A Covid open letter from Shakespeare & Co., Paris

Dear Friends, Thank you so much to the many of you who reached out after our last newsletter asking how you can help the bookshop. It is true that, like many independent businesses, we are struggling, trying to see a way forward during this time when we’ve been operating at a loss, with our sales down almost 80% since March.

With this in mind, we would be especially grateful for new website orders from those of you with the means and interest to do so. Below, we’ve compiled some of our favorite books and merchandise, including our new Le Sac Shopping, made from 100% recycled plastic. And we’re thrilled to announce the opening of enrollment to our 2021 Year of Reading, an annual subscription whereby we mail parcels of books and gifts to you from Paris throughout the year.  

Next year will mark seven decades since our bookshop first opened its doors. Today, each morning, taking down the wooden shutters, opening those same doors, and welcoming readers and writers – whether travellers from across the world or the Parisians who are still able to visit us – always feels like an immense privilege. Because, as well as being a bookshop, Shakespeare and Company is a community, a commune (often literally), of which you are all a part. We are here today, almost seventy years after that first morning, because of you.

We send our best wishes for your health and safety. May we all thrive together soon. With thanks & love,
Shakespeare and Company

Happily, the letter of invitation had the desired effect and the bookshop received a mighty surge of support and seems to have weathered the storm and emerged as vigorous and irreplaceable as ever.

Poetry Archive Now! Wordview 2020

Maggie Sullivan, administrator of the Poetry Archive, writes: The Poetry Archive opened its doors wide and invited poets from around the world to submit work in the form of a homemade video on topics informing their writing during 2020. Before we knew it, the world was forced to close many of its doors and our project took on a whole new dimension. More than 370 poets from 22 countries around the world sent in work for our YouTube channel. Our judges, Imtiaz Dharker, Robert Seatter and Lavinia Singer, chose twenty entries for a Winners’ Collection on the Poetry Archive website. You can access our YouTube channel and Winners’ collection using this link:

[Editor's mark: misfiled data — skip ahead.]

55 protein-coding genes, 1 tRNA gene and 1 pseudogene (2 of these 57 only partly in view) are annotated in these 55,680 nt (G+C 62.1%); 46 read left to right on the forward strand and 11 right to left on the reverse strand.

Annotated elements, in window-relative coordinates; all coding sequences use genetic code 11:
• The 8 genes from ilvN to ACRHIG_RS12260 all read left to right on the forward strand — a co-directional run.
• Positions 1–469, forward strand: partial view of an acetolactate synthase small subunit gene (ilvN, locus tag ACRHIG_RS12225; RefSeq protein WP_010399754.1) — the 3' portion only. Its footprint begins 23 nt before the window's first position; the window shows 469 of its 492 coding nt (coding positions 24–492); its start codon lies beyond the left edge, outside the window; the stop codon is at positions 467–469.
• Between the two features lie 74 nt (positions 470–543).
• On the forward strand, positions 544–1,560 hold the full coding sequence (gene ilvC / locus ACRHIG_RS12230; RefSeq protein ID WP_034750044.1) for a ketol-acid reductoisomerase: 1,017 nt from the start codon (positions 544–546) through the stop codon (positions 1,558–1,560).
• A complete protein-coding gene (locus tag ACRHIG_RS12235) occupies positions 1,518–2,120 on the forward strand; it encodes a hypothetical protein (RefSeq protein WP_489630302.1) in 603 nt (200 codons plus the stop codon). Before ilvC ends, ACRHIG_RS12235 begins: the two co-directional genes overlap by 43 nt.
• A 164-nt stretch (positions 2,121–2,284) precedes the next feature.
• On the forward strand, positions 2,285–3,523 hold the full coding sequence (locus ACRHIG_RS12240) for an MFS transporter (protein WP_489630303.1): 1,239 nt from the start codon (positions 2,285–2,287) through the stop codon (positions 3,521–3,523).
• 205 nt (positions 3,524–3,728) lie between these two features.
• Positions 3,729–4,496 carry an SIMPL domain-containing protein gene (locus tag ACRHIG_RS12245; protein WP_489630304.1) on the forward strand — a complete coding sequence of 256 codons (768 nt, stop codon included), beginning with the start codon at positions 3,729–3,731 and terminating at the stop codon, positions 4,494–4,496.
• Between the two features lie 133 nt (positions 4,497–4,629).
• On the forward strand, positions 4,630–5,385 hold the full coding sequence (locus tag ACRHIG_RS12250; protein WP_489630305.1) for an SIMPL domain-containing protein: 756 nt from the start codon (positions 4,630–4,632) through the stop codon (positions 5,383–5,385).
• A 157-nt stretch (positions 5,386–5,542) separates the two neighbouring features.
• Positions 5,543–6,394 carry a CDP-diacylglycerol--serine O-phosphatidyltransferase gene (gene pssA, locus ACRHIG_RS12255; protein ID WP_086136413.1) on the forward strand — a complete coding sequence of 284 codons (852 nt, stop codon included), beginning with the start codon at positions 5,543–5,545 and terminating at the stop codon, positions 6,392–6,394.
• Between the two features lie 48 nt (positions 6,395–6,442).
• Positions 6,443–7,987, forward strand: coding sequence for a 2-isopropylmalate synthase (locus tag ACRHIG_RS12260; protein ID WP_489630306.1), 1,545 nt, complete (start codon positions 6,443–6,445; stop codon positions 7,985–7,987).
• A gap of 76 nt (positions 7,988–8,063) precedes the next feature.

Emyr Humphreys (1919–2020)

Sam Adams writes: Emyr Humphreys, the distinguished novelist, poet and cultural historian, died on 29 September 2020 at his home in Llanfairpwll, Anglesey. He was 101. Shards of Light, his last book and third collection of poems (reviewed in PNR 249, 2019), was a remarkable centenary triumph. He was a man of gentle demeanour and strong principle – Christian, humanitarian, rootedly Welsh. A conscientious objector in WWII, he helped succour the human wreckage of military campaigns in North Africa and Italy as a charity worker for the Save the Children Fund, acquiring his third language, Italian, and a staunch European outlook in the process. He was born in the anglicised north-east corner of Wales and the Welsh that was to become the language of his home and social life he learned as a teenager while studying history at UCW Aberystwyth, at the same time as he acquired his commitment to Wales as a nation. Aside from his writing, his career embraced periods as a teacher, in broadcasting and as an academic. He wrote plays in Welsh for S4C, the Welsh-language TV channel for which he had campaigned vigorously, but English remained the medium of the greater part of his creative output. He published twenty-four novels, including the seven-volume sequence ‘Land of the Living’ and his masterpiece, Outside the House of Baal.

Nathan Zach (1930–2020)